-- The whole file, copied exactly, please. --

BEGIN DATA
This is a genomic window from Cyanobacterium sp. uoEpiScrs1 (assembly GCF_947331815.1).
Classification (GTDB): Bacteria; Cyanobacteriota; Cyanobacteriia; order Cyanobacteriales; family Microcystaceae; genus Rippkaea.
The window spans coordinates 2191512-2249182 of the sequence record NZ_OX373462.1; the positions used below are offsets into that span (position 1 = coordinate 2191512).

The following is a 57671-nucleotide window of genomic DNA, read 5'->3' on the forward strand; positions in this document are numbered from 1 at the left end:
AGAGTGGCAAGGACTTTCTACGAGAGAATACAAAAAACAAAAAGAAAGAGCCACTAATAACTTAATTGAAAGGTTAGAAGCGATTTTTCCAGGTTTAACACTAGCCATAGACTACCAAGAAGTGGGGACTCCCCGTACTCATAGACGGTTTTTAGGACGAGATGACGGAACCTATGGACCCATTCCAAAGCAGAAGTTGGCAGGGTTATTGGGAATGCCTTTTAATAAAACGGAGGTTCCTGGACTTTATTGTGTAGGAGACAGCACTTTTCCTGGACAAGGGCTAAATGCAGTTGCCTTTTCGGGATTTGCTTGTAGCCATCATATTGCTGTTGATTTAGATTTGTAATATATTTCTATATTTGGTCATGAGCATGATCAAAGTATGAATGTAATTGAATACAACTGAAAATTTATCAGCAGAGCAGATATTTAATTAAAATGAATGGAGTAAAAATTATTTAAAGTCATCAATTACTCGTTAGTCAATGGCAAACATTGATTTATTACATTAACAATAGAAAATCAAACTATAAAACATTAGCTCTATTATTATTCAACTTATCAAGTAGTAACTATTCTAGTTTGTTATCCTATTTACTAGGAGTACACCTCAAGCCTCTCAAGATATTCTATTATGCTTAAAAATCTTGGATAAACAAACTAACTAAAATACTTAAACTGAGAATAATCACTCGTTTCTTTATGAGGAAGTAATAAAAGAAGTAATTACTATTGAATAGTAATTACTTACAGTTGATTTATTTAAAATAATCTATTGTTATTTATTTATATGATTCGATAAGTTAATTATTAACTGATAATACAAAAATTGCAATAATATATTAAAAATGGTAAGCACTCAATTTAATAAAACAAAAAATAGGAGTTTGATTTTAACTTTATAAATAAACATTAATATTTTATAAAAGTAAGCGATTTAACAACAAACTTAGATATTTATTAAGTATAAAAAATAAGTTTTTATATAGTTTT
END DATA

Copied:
This is a genomic window from Cyanobacterium sp. uoEpiScrs1 (assembly GCF_947331815.1).
Classification (GTDB): Bacteria; Cyanobacteriota; Cyanobacteriia; order Cyanobacteriales; family Microcystaceae; genus Rippkaea.
The window spans coordinates 2191512-2249182 of the sequence record NZ_OX373462.1; the positions used below are offsets into that span (position 1 = coordinate 2191512).

The following is a 57671-nucleotide window of genomic DNA, read 5'->3' on the forward strand; positions in this document are numbered from 1 at the left end:
AGAGTGGCAAGGACTTTCTACGAGAGAATACAAAAAACAAAAAGAAAGAGCCACTAATAACTTAATTGAAAGGTTAGAAGCGATTTTTCCAGGTTTAACACTAGCCATAGACTACCAAGAAGTGGGGACTCCCCGTACTCATAGACGGTTTTTAGGACGAGATGACGGAACCTATGGACCCATTCCAAAGCAGAAGTTGGCAGGGTTATTGGGAATGCCTTTTAATAAAACGGAGGTTCCTGGACTTTATTGTGTAGGAGACAGCACTTTTCCTGGACAAGGGCTAAATGCAGTTGCCTTTTCGGGATTTGCTTGTAGCCATCATATTGCTGTTGATTTAGATTTGTAATATATTTCTATATTTGGTCATGAGCATGATCAAAGTATGAATGTAATTGAATACAACTGAAAATTTATCAGCAGAGCAGATATTTAATTAAAATGAATGGAGTAAAAATTATTTAAAGTCATCAATTACTCGTTAGTCAATGGCAAACATTGATTTATTACATTAACAATAGAAAATCAAACTATAAAACATTAGCTCTATTATTATTCAACTTATCAAGTAGTAACTATTCTAGTTTGTTATCCTATTTACTAGGAGTACACCTCAAGCCTCTCAAGATATTCTATTATGCTTAAAAATCTTGGATAAACAAACTAACTAAAATACTTAAACTGAGAATAATCACTCGTTTCTTTATGAGGAAGTAATAAAAGAAGTAATTACTATTGAATAGTAATTACTTACAGTTGATTTATTTAAAATAATCTATTGTTATTTATTTATATGATTCGATAAGTTAATTATTAACTGATAATACAAAAATTGCAATAATATATTAAAAATGGTAAGCACTCAATTTAATAAAACAAAAAATAGGAGTTTGATTTTAACTTTATAAATAAACATTAATATTTTATAAAAGTAAGCGATTTAACAACAAACTTAGATATTTATTAAGTATAAAAAATAAGTTTTTATATAGTTTT